* Not all that is published is useful
* Not all that is found is relevant for your paper
* Google does have lots of answers but not always the one you need
Before you decide on using a document to support your research paper you need to take a critical look at the information it contains.
The pertinence of a document depends on your specific needs and how you want to use it. A good way to determine if a document meets your needs is by using the CRAAP Test.
Posted with permission of the McMaster University Libraries
– When was the information published or posted?
– Has the information been revised or updated?
– Is the information current or out of date for your topic?
– Are the links functional?
– Does the information relate to your topic or answer your question?
– Who is the intended audience?
– Is the information at an appropriate level (i.e. not too elementary or advanced for your needs)?
– Have you looked at a variety of sources before determining this is one you will use?
– Would you be comfortable using this source for a research paper?
– Who is the author/publisher/source/sponsor?
– Are the author’s credentials or organizational affiliations given?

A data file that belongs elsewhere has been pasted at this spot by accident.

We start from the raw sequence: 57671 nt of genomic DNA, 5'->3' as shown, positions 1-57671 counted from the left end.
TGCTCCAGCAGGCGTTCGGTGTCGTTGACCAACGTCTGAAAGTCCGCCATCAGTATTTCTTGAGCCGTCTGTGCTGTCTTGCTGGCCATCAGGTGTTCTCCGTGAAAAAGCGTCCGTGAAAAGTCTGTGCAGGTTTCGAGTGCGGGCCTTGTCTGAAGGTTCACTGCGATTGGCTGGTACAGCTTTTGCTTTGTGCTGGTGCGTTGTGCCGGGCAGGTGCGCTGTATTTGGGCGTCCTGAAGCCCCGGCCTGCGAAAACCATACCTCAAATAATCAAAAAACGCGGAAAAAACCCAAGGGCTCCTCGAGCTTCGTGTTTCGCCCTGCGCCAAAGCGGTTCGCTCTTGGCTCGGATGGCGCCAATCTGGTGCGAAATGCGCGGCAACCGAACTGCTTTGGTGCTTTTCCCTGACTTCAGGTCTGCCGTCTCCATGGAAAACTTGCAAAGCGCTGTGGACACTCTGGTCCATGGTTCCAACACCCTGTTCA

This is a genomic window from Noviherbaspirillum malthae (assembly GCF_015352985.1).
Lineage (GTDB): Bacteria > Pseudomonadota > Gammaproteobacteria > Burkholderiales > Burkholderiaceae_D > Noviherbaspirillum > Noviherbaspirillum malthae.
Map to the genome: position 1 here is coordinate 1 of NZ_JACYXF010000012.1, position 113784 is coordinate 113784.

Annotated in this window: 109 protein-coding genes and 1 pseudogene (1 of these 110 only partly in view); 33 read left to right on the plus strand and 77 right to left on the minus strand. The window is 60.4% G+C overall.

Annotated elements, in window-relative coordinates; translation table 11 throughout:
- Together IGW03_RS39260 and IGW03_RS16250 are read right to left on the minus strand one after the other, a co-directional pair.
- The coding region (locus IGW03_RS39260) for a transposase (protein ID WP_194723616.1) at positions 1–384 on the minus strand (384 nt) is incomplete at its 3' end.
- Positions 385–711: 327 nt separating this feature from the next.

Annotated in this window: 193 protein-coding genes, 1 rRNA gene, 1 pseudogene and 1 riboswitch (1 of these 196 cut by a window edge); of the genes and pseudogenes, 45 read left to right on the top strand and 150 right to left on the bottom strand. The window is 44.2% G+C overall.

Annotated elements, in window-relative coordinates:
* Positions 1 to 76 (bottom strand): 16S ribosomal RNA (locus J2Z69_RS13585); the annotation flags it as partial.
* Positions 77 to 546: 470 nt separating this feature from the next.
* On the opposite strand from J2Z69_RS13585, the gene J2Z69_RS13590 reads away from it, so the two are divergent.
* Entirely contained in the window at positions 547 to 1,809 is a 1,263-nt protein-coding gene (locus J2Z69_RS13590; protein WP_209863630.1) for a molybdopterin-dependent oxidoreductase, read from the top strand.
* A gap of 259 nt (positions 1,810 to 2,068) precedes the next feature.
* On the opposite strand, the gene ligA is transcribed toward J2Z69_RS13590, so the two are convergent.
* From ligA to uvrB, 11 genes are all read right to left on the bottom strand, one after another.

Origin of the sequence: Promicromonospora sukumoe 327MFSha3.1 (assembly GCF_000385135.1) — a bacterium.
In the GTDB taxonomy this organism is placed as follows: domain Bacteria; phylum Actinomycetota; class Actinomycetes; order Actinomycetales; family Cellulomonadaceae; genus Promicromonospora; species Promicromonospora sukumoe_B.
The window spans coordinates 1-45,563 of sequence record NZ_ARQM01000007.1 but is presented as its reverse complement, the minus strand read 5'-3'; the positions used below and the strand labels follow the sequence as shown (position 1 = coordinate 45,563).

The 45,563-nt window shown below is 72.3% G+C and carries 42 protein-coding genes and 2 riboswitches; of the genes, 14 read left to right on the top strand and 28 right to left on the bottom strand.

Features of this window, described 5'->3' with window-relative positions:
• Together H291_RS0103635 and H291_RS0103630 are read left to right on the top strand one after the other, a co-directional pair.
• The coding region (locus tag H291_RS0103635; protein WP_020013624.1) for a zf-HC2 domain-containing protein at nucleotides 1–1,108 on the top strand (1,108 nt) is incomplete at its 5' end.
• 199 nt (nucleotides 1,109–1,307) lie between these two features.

– What are the author’s qualifications to write on the topic?
– Is there contact information, such as a publisher or e-mail address?
– Does the URL reveal anything about the author or source?
– Where does the information come from?
– Is the information supported by evidence?
– Has the information been reviewed or refereed?
– Can you verify any of the information in another source or from personal knowledge?
– Does the language or tone seem biased or free of emotion?
– Are there spelling, grammar, or other typographical errors?
– What is the purpose of the information? to inform? teach? sell? entertain? persuade?
– Do the authors/sponsors make their intentions or purpose clear?
– Is the information fact? opinion? propaganda?
– Does the point of view appear objective and impartial?
– Are there political, ideological, cultural, religious, institutional, or personal biases?
Summary by the Bluford Library, North Carolina A&T State University.
(This section was in part inspired by the Web guide Evaluating Sources, produced by Mary Northrup at Maple Woods Library, Metropolitan Community College.)